Most consumers who shop at a supermarket have no idea that the underneath the 42,000 items that are typically stocked is “real estate” that’s for sale to the highest bidder. That competition for shelf space creates a system that a nonprofit argues hurts consumers by thwarting new products from gaining a foothold in the market.
A recent report from the Center for Science and the Public Interest said some grocery real estate is more valuable than others, such as the candy aisle next to the checkout counters and displays at the end of an aisle. One sweet maker paid a chain $500,000 to place a single product next to its cash registers for a few months, according to a broker who was interviewed for the CSPI’s report. Another broker spent $17,000 for a one-time “event” at a 300-store chain, the CSPI said. An executive at a condiment company told the nonprofit that his firm pays between $5,000 and $20,000 per item in slotting fees.
All told, food companies spend more than an estimated $50 billion in fees that guarantee their products will get placed on grocers’ shelves and promoted in advertising circulars, among other things, according to the CSPI report. That $50 billion estimate comes from research done by University of North Florida marketing professor Gregory Gundlach and a group of academics.
According to the report, “Working with other academics, Gundlach and his colleagues in the mid-2000s used what he called ‘leakage’ -- tidbits included in the footnotes of public filings and stray data points found in trade publications -- to estimate the amount of money manufacturers pay retailers each year.”
None of the executives the CSPI interviewed would speak for the record about the practice, which former grocery industry executive Mark Heckman described to the nonprofit as a “deep, dark secret of the retailing world,” a characterization the industry disputes.
Gundlach’s research also found that food companies provide cases of free merchandise as part of these arrangements, which have gone on for years. In addition, chains have designated some products as a “category captain,” which enables them to dictate the layout of an entire food section where they already dominate. These arrangements are formalized in multiyear contracts.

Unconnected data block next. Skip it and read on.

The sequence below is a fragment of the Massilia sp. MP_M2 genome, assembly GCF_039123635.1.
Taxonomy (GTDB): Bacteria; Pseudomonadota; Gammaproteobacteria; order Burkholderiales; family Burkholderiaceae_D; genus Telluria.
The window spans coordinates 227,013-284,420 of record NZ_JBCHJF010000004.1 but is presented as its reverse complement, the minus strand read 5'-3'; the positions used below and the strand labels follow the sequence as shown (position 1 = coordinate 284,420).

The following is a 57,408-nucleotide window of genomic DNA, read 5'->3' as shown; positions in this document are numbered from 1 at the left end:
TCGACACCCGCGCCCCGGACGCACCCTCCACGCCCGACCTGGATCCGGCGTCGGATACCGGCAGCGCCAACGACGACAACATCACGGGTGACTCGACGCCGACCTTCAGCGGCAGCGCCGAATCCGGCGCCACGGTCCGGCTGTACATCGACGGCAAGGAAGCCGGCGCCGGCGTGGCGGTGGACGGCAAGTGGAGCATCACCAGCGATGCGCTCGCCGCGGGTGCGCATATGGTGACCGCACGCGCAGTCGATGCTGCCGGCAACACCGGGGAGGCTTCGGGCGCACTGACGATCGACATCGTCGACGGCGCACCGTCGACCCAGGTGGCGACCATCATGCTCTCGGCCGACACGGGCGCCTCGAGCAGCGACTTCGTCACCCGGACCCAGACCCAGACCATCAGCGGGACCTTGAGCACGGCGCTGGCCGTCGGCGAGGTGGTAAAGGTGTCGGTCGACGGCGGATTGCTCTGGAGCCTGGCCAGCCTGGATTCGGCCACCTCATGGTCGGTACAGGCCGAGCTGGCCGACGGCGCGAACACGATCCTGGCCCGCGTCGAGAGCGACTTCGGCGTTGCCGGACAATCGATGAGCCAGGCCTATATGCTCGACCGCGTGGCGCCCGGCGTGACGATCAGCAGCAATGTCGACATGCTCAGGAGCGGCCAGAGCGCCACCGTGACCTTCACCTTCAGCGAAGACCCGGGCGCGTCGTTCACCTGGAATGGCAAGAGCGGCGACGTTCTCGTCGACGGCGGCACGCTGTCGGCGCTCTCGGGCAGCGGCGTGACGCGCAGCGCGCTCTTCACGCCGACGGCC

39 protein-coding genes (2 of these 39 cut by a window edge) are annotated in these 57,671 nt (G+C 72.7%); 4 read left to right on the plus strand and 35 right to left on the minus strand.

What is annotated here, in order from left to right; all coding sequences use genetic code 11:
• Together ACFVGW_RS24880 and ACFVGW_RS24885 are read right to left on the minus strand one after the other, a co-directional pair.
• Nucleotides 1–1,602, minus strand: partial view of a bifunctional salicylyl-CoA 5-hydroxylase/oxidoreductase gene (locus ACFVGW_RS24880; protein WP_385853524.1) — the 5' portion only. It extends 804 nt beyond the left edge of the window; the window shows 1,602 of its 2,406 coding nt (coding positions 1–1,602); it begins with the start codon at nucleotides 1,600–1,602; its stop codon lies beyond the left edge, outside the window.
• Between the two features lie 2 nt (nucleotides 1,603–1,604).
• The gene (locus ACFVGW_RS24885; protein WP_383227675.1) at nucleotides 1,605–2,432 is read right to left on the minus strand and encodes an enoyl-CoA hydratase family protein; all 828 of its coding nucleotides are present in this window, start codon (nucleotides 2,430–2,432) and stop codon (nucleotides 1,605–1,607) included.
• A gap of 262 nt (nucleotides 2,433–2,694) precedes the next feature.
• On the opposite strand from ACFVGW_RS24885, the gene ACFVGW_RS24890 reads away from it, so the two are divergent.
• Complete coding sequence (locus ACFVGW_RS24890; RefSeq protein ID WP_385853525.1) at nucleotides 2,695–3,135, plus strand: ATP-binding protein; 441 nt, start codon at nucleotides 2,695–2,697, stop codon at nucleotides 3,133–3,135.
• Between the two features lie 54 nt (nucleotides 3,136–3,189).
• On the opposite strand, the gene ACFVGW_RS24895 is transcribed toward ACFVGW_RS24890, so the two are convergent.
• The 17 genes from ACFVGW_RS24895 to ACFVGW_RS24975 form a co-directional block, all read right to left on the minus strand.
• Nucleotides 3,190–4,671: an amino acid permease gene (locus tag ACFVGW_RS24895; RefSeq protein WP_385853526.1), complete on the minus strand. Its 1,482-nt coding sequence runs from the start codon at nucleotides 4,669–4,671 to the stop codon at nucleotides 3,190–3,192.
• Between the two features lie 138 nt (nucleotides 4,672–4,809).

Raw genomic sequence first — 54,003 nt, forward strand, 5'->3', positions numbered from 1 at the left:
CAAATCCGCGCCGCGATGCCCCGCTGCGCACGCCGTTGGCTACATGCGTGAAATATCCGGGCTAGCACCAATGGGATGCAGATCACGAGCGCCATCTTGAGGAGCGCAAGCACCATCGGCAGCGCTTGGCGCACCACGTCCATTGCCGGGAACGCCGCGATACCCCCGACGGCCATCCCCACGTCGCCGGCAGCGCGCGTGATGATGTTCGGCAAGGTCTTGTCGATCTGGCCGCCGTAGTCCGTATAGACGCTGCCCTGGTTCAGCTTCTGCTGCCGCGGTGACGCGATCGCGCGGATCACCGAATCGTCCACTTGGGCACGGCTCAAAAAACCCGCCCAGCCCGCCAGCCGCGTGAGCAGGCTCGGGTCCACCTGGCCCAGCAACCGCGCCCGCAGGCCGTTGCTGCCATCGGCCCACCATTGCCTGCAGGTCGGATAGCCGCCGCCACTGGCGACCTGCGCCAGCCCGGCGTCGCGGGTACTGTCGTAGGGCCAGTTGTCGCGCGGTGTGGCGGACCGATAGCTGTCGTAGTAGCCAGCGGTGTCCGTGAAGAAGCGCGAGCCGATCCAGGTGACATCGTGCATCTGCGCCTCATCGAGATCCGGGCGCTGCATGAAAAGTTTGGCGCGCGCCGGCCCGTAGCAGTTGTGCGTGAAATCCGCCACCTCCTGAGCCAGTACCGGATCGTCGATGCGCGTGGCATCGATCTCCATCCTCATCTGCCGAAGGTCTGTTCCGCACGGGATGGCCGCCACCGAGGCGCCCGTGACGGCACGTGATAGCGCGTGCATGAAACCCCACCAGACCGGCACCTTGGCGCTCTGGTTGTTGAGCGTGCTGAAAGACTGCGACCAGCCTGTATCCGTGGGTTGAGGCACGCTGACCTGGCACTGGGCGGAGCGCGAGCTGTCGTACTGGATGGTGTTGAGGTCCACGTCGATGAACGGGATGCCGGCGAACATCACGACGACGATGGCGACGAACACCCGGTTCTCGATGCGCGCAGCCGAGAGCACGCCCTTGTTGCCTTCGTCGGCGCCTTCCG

For some grocery chains, these fees “are a large part of their profits,” said Howard Davidowitz, chairman of the retail consultancy/investment banking firm Davidowitz & Associates. He added that traditional grocery chains count on them to bolster their razor-thin profit margins. “The biggest food suppliers do this,” said Davidowitz.
John Stanton, a professor of food marketing at St. Joseph’s University in Philadelphia, noted that the big manufacturers pay slotting fees as a way to keep smaller producers out of the market. He estimates that 60 percent to 70 percent of grocers’ profits comes from these fees. In essence, he said, “They make more money when they buy food than when they sell food.”
The practice, though, isn’t universal. Walmart (WMT), the country’s largest seller of groceries, doesn’t take slotting fees to stock merchandise, though it does take payments for stocking new products for the first time. Newer entrants to the grocery story market such as Aldi, which is undercutting Walmart on price, don’t accept the fees either. But given the fierce competition in the grocery business, Davidowitz expects them to fade over time.
According to the Food Marketing Institute, a trade group representing the grocery chains, slotting fees vary depending on location, much like other costs such as wages and real estate, and were needed to help retailers facing an “explosion in the number of new products being brought to market.” The institute said these fees are legitimate.
“The way slotting fees was presented by CSPI was misleading,” the trade group said. “It is not a shadowy backroom deal cut, but an openly discussed agreement to facilitate manufacturers helping retailers recoup the labor, spacing and shelving costs entailed in marketing new product lines.”
The CSPI argues that the fees prevent new entrants from competing fairly for the attention of shoppers. Take entrepreneur Jon Gordon, who shelled out tens of thousands of dollars to get his Clemmy’s sugar-free and gluten-free ice cream stocked at some Albertson’s and ShopRite locations but balked at paying $500,000 to gain access to the more than 400 Stop & Shops, which is owned by Netherlands-based Ahold Delhaize.
Gordon unsuccessfully sued Swiss-based Nestle, whose ice cream brands include Edy’s and Dreyers, for abusing its market position by forcing his products to the bottom of the freezer case, making them difficult for consumers to find. Clemmy’s filed for bankruptcy protection last year.
“Between slotting fees and the category captain system, those two things alone make it almost impossible for a smaller manufacturer to make it,” Gordon said in a CSPI statement.
The Grocery Manufacturers Association declined to comment for this story. The CSPI called on the Federal Trade Commission to investigate the issue. An FTC spokeswoman didn’t respond to a request for comment.
Public health advocates have long argued that these fees result in less healthy food choices getting more promotion than healthier choices and are exacerbating the nation’s obesity epidemic.
“Study after study has shown us that it matters where food is placed, and matters a lot,” said Mary Story, associate director for Academic Programs at the Duke Global Health Institute, in a CSPI statement.